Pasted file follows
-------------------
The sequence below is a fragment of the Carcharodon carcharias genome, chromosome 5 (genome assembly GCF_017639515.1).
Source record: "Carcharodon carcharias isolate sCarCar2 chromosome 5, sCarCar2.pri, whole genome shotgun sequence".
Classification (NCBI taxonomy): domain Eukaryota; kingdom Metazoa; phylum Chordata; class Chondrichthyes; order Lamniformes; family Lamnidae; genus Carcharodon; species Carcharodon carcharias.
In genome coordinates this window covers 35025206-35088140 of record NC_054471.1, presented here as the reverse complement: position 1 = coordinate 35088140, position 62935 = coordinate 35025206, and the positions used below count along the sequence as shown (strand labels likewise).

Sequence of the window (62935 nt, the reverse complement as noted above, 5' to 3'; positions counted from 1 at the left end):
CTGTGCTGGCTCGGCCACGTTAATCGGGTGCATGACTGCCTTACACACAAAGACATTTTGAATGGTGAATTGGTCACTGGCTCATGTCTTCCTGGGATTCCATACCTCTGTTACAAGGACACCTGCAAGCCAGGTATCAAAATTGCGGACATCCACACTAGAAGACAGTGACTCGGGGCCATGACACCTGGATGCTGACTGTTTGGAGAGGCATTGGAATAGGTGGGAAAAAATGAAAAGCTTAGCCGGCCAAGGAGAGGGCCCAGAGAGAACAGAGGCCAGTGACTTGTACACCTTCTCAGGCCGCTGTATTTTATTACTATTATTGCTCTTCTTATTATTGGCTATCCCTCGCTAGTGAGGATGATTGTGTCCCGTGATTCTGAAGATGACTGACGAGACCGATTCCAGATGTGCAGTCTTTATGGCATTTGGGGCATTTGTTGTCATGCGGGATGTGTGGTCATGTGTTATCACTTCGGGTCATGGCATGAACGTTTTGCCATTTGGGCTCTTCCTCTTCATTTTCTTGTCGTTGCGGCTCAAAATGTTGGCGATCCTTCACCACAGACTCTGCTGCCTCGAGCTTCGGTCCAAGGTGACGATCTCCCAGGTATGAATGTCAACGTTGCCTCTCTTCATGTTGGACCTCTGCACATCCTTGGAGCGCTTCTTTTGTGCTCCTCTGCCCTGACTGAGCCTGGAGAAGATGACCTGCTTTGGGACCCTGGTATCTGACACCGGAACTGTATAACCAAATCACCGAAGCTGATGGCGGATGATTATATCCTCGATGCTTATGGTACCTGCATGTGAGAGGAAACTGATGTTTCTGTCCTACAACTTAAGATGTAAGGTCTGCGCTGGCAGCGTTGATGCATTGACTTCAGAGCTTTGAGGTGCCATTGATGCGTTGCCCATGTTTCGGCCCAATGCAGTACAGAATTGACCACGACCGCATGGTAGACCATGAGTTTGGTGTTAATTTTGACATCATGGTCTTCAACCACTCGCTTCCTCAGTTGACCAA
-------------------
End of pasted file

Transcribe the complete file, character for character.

The sequence below is a fragment of the Carcharodon carcharias genome, chromosome 5 (genome assembly GCF_017639515.1).
Source record: "Carcharodon carcharias isolate sCarCar2 chromosome 5, sCarCar2.pri, whole genome shotgun sequence".
Classification (NCBI taxonomy): domain Eukaryota; kingdom Metazoa; phylum Chordata; class Chondrichthyes; order Lamniformes; family Lamnidae; genus Carcharodon; species Carcharodon carcharias.
In genome coordinates this window covers 35025206-35088140 of record NC_054471.1, presented here as the reverse complement: position 1 = coordinate 35088140, position 62935 = coordinate 35025206, and the positions used below count along the sequence as shown (strand labels likewise).

Sequence of the window (62935 nt, the reverse complement as noted above, 5' to 3'; positions counted from 1 at the left end):
CTGTGCTGGCTCGGCCACGTTAATCGGGTGCATGACTGCCTTACACACAAAGACATTTTGAATGGTGAATTGGTCACTGGCTCATGTCTTCCTGGGATTCCATACCTCTGTTACAAGGACACCTGCAAGCCAGGTATCAAAATTGCGGACATCCACACTAGAAGACAGTGACTCGGGGCCATGACACCTGGATGCTGACTGTTTGGAGAGGCATTGGAATAGGTGGGAAAAAATGAAAAGCTTAGCCGGCCAAGGAGAGGGCCCAGAGAGAACAGAGGCCAGTGACTTGTACACCTTCTCAGGCCGCTGTATTTTATTACTATTATTGCTCTTCTTATTATTGGCTATCCCTCGCTAGTGAGGATGATTGTGTCCCGTGATTCTGAAGATGACTGACGAGACCGATTCCAGATGTGCAGTCTTTATGGCATTTGGGGCATTTGTTGTCATGCGGGATGTGTGGTCATGTGTTATCACTTCGGGTCATGGCATGAACGTTTTGCCATTTGGGCTCTTCCTCTTCATTTTCTTGTCGTTGCGGCTCAAAATGTTGGCGATCCTTCACCACAGACTCTGCTGCCTCGAGCTTCGGTCCAAGGTGACGATCTCCCAGGTATGAATGTCAACGTTGCCTCTCTTCATGTTGGACCTCTGCACATCCTTGGAGCGCTTCTTTTGTGCTCCTCTGCCCTGACTGAGCCTGGAGAAGATGACCTGCTTTGGGACCCTGGTATCTGACACCGGAACTGTATAACCAAATCACCGAAGCTGATGGCGGATGATTATATCCTCGATGCTTATGGTACCTGCATGTGAGAGGAAACTGATGTTTCTGTCCTACAACTTAAGATGTAAGGTCTGCGCTGGCAGCGTTGATGCATTGACTTCAGAGCTTTGAGGTGCCATTGATGCGTTGCCCATGTTTCGGCCCAATGCAGTACAGAATTGACCACGACCGCATGGTAGACCATGAGTTTGGTGTTAATTTTGACATCATGGTCTTCAACCACTCGCTTCCTCAGTTGACCAA